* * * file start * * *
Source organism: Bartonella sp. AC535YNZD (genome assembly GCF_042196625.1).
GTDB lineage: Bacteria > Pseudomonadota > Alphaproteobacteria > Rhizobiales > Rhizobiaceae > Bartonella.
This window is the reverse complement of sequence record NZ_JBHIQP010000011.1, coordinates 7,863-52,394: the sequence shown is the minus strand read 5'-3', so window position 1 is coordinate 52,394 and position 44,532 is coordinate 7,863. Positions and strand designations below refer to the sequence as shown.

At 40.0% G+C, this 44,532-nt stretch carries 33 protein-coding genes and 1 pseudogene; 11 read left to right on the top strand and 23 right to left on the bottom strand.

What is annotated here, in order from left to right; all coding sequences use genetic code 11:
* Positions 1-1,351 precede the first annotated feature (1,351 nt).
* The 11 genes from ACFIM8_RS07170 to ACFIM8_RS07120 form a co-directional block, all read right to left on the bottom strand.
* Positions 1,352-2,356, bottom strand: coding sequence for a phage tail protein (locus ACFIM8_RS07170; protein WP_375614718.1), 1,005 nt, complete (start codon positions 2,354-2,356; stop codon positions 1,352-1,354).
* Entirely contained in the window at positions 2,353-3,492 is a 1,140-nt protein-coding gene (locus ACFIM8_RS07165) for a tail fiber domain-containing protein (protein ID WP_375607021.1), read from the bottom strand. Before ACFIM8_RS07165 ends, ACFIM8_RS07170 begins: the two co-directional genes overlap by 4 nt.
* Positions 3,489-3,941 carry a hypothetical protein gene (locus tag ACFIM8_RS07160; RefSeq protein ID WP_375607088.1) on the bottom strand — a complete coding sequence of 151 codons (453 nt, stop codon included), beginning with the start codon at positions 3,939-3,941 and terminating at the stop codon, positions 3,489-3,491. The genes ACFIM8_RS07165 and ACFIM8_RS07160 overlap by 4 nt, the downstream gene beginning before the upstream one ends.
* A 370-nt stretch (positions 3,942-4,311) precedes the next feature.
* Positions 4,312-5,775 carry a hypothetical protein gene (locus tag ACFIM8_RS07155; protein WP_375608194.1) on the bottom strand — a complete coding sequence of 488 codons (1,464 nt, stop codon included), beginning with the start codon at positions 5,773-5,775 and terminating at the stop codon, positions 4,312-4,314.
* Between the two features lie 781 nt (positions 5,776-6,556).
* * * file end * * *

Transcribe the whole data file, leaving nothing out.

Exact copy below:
Source organism: Bartonella sp. AC535YNZD (genome assembly GCF_042196625.1).
GTDB lineage: Bacteria > Pseudomonadota > Alphaproteobacteria > Rhizobiales > Rhizobiaceae > Bartonella.
This window is the reverse complement of sequence record NZ_JBHIQP010000011.1, coordinates 7,863-52,394: the sequence shown is the minus strand read 5'-3', so window position 1 is coordinate 52,394 and position 44,532 is coordinate 7,863. Positions and strand designations below refer to the sequence as shown.

At 40.0% G+C, this 44,532-nt stretch carries 33 protein-coding genes and 1 pseudogene; 11 read left to right on the top strand and 23 right to left on the bottom strand.

What is annotated here, in order from left to right; all coding sequences use genetic code 11:
* Positions 1-1,351 precede the first annotated feature (1,351 nt).
* The 11 genes from ACFIM8_RS07170 to ACFIM8_RS07120 form a co-directional block, all read right to left on the bottom strand.
* Positions 1,352-2,356, bottom strand: coding sequence for a phage tail protein (locus ACFIM8_RS07170; protein WP_375614718.1), 1,005 nt, complete (start codon positions 2,354-2,356; stop codon positions 1,352-1,354).
* Entirely contained in the window at positions 2,353-3,492 is a 1,140-nt protein-coding gene (locus ACFIM8_RS07165) for a tail fiber domain-containing protein (protein ID WP_375607021.1), read from the bottom strand. Before ACFIM8_RS07165 ends, ACFIM8_RS07170 begins: the two co-directional genes overlap by 4 nt.
* Positions 3,489-3,941 carry a hypothetical protein gene (locus tag ACFIM8_RS07160; RefSeq protein ID WP_375607088.1) on the bottom strand — a complete coding sequence of 151 codons (453 nt, stop codon included), beginning with the start codon at positions 3,939-3,941 and terminating at the stop codon, positions 3,489-3,491. The genes ACFIM8_RS07165 and ACFIM8_RS07160 overlap by 4 nt, the downstream gene beginning before the upstream one ends.
* A 370-nt stretch (positions 3,942-4,311) precedes the next feature.
* Positions 4,312-5,775 carry a hypothetical protein gene (locus tag ACFIM8_RS07155; protein WP_375608194.1) on the bottom strand — a complete coding sequence of 488 codons (1,464 nt, stop codon included), beginning with the start codon at positions 5,773-5,775 and terminating at the stop codon, positions 4,312-4,314.
* Between the two features lie 781 nt (positions 5,776-6,556).